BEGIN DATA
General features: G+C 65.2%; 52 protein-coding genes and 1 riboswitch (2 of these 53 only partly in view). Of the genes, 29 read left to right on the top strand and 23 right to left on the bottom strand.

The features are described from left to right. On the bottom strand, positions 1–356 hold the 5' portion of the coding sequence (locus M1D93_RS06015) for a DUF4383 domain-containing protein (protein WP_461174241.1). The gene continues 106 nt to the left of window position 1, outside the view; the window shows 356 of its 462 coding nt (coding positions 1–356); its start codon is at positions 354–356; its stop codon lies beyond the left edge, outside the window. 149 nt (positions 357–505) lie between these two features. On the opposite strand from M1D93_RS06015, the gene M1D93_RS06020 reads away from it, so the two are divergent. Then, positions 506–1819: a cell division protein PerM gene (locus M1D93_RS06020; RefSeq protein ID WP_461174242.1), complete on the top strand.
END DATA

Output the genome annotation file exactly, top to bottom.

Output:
General features: G+C 65.2%; 52 protein-coding genes and 1 riboswitch (2 of these 53 only partly in view). Of the genes, 29 read left to right on the top strand and 23 right to left on the bottom strand.

The features are described from left to right. On the bottom strand, positions 1–356 hold the 5' portion of the coding sequence (locus M1D93_RS06015) for a DUF4383 domain-containing protein (protein WP_461174241.1). The gene continues 106 nt to the left of window position 1, outside the view; the window shows 356 of its 462 coding nt (coding positions 1–356); its start codon is at positions 354–356; its stop codon lies beyond the left edge, outside the window. 149 nt (positions 357–505) lie between these two features. On the opposite strand from M1D93_RS06015, the gene M1D93_RS06020 reads away from it, so the two are divergent. Then, positions 506–1819: a cell division protein PerM gene (locus M1D93_RS06020; RefSeq protein ID WP_461174242.1), complete on the top strand.